This holiday season, I wish for you – and for me – the love of someone very special to fill your heart, whether that someone be a family member, a friend, the Lord, yourself, a fantasy, or even a certain striped tiger.

I'm thankful for each of you who takes time to peek in on this blog & I wish you a very happy holiday season!

Wednesday, December 09, 2009

Rare Sesame audio

Years before home video recording was possible, there was. . . home audio recording. And it was pretty low-tech (at least for me). It involved putting my tape recorder next to the TV set and recording the sound from the speaker. You had to be quiet so that your voice wouldn’t be recorded on the tape. This was not easy when you are a little kid with other people in the house who you have to tell to shut up. (And worse when those people wouldn’t.) But this was how I recorded many classic shows & clips from way back when. I have had a small collection of Sesame Street-related audio clips that I put onto my own CD. “Sesame Street Rarities” is its official title. Here’s the track list:

Selections from: SESAME STREET CAST ON EVENING AT POPS with Arthur Fiedler and the Boston Pops orchestra, circa 1971

1. Sesame Street theme/ Toy Symphony with Cookie Monster/ I’ve got two
2. ABC-DEF-GHI - Big Bird & the cast
3. Rubber Duckie/ Big Bird conducts/ Song of five/ Sesame St. theme reprise

4. “Yes”- Judy Collins, Biff and Sully
5. Ernie and Bert imagine going their separate ways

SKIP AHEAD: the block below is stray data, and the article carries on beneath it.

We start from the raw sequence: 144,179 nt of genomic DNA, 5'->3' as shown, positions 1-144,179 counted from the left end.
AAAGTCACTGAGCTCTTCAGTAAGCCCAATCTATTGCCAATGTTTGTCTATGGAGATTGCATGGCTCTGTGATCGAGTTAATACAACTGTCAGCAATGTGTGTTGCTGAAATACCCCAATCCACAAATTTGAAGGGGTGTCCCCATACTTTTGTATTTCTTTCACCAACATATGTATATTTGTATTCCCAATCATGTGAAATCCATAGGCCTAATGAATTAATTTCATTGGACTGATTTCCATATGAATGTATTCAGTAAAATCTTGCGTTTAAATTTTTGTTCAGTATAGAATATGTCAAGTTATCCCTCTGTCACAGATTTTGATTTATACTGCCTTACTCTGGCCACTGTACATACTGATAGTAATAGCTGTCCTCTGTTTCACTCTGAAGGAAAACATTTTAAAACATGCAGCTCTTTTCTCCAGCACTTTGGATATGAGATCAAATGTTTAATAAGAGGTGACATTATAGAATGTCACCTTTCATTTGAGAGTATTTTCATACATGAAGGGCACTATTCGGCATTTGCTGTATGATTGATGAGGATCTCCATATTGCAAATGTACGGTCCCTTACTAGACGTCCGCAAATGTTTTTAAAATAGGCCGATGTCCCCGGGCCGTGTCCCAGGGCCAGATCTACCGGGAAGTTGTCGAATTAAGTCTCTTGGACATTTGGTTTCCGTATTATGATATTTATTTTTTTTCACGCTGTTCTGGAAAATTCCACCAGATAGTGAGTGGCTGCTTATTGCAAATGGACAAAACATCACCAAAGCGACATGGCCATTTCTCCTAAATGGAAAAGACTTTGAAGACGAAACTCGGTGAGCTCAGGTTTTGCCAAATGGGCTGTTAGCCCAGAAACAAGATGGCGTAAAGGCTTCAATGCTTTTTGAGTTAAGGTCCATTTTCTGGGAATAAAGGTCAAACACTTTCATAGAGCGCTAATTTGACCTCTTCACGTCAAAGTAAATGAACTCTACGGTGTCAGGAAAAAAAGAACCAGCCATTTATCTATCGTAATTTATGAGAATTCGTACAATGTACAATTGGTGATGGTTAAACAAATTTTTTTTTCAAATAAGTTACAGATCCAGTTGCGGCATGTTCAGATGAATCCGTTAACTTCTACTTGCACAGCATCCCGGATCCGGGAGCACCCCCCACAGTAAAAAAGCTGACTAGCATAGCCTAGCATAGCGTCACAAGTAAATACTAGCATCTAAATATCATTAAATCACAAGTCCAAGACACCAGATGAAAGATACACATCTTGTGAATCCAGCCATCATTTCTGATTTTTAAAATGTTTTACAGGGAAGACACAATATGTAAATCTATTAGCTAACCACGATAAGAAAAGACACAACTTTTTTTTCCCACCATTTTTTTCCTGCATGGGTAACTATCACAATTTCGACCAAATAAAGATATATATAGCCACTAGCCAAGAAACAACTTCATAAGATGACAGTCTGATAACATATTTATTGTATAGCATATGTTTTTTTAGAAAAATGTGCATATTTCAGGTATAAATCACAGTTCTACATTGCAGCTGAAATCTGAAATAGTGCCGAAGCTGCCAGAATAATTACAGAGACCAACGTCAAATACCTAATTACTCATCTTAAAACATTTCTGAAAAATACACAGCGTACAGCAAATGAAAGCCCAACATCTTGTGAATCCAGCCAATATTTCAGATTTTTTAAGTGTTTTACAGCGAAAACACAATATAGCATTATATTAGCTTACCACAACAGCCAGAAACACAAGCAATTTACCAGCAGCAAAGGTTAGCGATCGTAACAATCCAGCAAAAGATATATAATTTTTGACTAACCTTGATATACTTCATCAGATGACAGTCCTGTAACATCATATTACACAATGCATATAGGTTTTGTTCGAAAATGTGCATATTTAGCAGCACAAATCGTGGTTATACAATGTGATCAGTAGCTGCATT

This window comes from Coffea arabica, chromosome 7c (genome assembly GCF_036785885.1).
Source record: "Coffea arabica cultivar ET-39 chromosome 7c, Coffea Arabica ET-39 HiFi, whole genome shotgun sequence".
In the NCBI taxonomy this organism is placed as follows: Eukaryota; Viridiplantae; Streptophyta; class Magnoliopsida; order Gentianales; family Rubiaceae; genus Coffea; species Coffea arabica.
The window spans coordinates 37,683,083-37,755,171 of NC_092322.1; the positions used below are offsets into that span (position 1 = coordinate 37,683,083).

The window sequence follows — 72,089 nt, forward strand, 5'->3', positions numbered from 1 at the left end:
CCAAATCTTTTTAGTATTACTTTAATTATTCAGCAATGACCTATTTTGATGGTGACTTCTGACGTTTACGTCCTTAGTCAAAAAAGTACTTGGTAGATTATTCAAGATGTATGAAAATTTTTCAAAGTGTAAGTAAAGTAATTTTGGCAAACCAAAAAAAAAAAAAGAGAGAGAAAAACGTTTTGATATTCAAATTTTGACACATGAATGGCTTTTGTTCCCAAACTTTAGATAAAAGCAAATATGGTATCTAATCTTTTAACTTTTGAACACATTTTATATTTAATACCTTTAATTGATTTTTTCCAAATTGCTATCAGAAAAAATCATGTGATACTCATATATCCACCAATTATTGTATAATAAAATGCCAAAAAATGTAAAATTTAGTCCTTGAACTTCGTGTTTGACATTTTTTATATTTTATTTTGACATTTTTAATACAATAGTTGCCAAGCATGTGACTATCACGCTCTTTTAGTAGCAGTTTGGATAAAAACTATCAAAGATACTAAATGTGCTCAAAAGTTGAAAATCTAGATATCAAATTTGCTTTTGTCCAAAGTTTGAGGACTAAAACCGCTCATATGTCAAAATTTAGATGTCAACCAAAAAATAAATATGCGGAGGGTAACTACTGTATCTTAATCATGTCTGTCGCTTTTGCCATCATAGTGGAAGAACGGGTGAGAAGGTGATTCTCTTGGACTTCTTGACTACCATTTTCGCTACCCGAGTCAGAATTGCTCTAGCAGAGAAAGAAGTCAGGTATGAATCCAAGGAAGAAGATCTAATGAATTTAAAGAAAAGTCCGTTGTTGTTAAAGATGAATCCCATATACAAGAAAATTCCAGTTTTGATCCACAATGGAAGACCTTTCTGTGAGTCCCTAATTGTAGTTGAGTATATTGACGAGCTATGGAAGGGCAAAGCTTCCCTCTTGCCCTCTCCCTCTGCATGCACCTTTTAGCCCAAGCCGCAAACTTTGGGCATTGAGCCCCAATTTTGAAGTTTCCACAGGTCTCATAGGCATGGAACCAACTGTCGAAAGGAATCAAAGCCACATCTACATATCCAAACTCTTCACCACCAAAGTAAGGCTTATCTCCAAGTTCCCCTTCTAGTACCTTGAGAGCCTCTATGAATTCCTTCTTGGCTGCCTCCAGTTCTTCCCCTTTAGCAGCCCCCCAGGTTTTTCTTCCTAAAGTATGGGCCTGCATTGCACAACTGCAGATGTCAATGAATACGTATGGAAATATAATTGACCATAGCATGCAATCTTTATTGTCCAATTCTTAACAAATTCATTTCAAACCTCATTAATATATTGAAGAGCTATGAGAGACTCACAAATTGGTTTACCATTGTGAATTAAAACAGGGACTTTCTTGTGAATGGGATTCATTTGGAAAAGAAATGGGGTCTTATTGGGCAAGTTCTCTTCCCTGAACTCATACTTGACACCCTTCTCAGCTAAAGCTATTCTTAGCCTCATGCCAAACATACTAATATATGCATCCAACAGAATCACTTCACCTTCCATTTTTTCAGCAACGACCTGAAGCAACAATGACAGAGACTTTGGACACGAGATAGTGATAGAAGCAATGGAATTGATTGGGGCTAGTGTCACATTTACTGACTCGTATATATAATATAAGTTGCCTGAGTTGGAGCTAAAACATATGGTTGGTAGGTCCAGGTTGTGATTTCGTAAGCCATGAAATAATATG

6. Maria and Bert’s imaginary helicopter ride
7. “Snooky” (Beautiful Day monster) tries to go through a hoop (incomplete)
8. SESAME STREET FLIES: Audio clips from an episode circa 1982
Big Bird and Poco Loco the parrot talk; “Flying” by Joe Raposo; Music from film about building blocks (incomplete); Big Bird as an airplane; Cartoon- Counting planes on the runway; Grover’s airplane; Marlena, Kermit and Grover; Anything muppets - “Rocket”; Luis’ serenade /Pat the pilot cartoon (incomplete); Big Bird and Maria in a balloon - “I’m flying” song; Bald Eagle film (slightly different dialogue); “Danger” film music of man narrowly missing danger (incomplete); Dark clouds cartoon with scary cats (incomplete, unfortunately!); Pinball count- 12 (incomplete); Big Bird and Maria land.

With my slow connection, it has been impossible to share these tracks with others. Until now. The album is currently available to download on the Sesame Street Block Party site! As you can imagine, the audio quality is often not very good. But it is listenable, and it is a treasure for fans of these skits that are currently unavailable anywhere else.

This project has been a long-time coming due to my inability to share the files myself. But again, Bob at the “Sesame St. block party” Web site has been kind enough to post the files, and my friend Peter has been kind enough to upload the files. So very special thanks go out to Bob and Peter for making it all possible.

To learn more about Sesame Street‘s appearance with the Boston Pops, click here: